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Meltzer, D. (1965). The Invitation in Art: By Adrian Stokes. With a Preface by Richard Wollheim. (London: Tavistock, 1965. Pp. 98. 18s.). Int. J. Psycho-Anal., 46:533-534.

(1965). International Journal of Psycho-Analysis, 46:533-534

The Invitation in Art: By Adrian Stokes. With a Preface by Richard Wollheim. (London: Tavistock, 1965. Pp. 98. 18s.)

Review by:
Donald Meltzer

The practice of analysis is, like athletics, an exacting pursuit, and most analysts find themselves, as the late Maxwell Gitelson thought proper, closely confined to their consulting rooms, engaged with the depths of the unconscious in self and patients. If they are convinced, as they need to be, of the primacy of psychic reality for man's perception of the outside world, they are inclined to a pessimistic view of human relationships. Individuals come to seem inevitably isolated, as described by Matthew Arnold, by the sheer complexity of their internal processes and the apparent poverty of communicative capacity. The work of analysis drives analysts to join John Wyndham in his fantasy of communication by thought-pictures, as in The Chrysalids.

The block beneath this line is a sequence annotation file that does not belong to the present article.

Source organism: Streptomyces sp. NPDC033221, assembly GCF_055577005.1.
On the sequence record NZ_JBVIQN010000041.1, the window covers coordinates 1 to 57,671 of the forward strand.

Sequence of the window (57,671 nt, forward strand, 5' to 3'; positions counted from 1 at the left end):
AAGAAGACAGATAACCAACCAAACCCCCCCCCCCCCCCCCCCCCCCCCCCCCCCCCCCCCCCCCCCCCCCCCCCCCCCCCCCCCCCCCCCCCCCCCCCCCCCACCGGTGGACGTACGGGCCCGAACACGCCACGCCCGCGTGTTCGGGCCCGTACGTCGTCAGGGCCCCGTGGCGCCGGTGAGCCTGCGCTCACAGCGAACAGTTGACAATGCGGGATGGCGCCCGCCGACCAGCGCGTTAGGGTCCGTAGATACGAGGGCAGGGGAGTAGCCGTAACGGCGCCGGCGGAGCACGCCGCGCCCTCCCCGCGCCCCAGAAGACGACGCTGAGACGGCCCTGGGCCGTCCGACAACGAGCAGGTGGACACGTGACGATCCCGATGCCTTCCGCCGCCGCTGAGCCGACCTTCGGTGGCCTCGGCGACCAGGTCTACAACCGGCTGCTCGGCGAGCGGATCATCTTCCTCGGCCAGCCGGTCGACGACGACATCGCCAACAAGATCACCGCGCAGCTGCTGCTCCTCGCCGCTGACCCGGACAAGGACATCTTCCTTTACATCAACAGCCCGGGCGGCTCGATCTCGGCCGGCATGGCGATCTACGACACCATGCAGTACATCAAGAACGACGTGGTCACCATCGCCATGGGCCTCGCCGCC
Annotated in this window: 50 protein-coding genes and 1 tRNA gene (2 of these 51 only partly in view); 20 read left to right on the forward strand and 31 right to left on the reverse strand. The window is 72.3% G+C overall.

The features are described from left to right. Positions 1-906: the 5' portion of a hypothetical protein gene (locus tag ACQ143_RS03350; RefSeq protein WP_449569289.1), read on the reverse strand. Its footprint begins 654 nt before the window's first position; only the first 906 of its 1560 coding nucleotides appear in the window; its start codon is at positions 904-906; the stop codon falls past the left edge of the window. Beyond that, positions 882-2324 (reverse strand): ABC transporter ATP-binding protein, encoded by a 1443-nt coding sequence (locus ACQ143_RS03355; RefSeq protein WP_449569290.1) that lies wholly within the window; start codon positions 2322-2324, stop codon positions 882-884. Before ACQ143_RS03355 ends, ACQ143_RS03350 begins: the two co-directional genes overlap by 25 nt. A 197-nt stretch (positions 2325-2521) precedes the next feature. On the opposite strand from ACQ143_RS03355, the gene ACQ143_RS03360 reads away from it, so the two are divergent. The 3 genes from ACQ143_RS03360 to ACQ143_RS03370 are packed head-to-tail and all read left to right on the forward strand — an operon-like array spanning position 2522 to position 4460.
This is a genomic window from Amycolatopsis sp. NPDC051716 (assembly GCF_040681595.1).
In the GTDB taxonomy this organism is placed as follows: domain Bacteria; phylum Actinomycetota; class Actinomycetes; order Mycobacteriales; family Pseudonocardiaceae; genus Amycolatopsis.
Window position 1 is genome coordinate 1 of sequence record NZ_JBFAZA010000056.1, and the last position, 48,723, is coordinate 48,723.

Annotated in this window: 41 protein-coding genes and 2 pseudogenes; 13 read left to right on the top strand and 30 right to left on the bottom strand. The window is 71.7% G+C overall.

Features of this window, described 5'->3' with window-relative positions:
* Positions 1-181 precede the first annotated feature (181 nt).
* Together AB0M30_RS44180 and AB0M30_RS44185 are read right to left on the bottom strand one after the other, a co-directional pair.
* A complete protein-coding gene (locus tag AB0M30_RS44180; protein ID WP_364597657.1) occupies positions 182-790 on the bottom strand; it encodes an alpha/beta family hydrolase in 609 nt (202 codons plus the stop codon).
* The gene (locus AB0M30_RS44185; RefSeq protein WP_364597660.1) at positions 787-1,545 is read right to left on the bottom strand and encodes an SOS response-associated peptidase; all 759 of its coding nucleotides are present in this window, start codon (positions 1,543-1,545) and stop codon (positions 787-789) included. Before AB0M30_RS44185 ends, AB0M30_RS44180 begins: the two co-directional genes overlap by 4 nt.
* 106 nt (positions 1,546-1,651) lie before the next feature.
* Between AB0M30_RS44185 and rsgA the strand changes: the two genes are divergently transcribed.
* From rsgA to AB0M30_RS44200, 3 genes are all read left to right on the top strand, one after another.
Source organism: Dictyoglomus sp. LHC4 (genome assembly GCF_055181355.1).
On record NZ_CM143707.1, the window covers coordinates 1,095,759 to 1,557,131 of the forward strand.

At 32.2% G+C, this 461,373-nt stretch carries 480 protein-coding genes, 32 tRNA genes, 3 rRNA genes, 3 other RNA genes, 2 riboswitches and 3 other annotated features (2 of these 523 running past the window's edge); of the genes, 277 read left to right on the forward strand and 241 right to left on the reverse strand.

To this isolation and pessimism the researches of Adrian Stokes come as a balm and an enlightenment, for he has shown us that thought-pictures are no dream of the future but have been the therapy and the binding linkages of culture for millenia. In five books— Michelangelo (1955), Greek Culture and the Ego (1958), Three Essays on the Painting of Our Time (1961), Painting and the Inner World (1963), The Invitation in Art (1965)—written over a ten year period, in fewer than five hundred pages, he has produced the first comprehensive theory of the nature of art which can claim a firm link to psycho-analysis, and yet not fall under the shadow of being a psycho-analytic theory of art. Painter, historian, connoisseur, Stokes brings a gift to psycho-analysis, rather than being a debtor to it, for his ideas are those of the artist-philosopher who has found in the language of psycho-analysis a means of expressing his insights.

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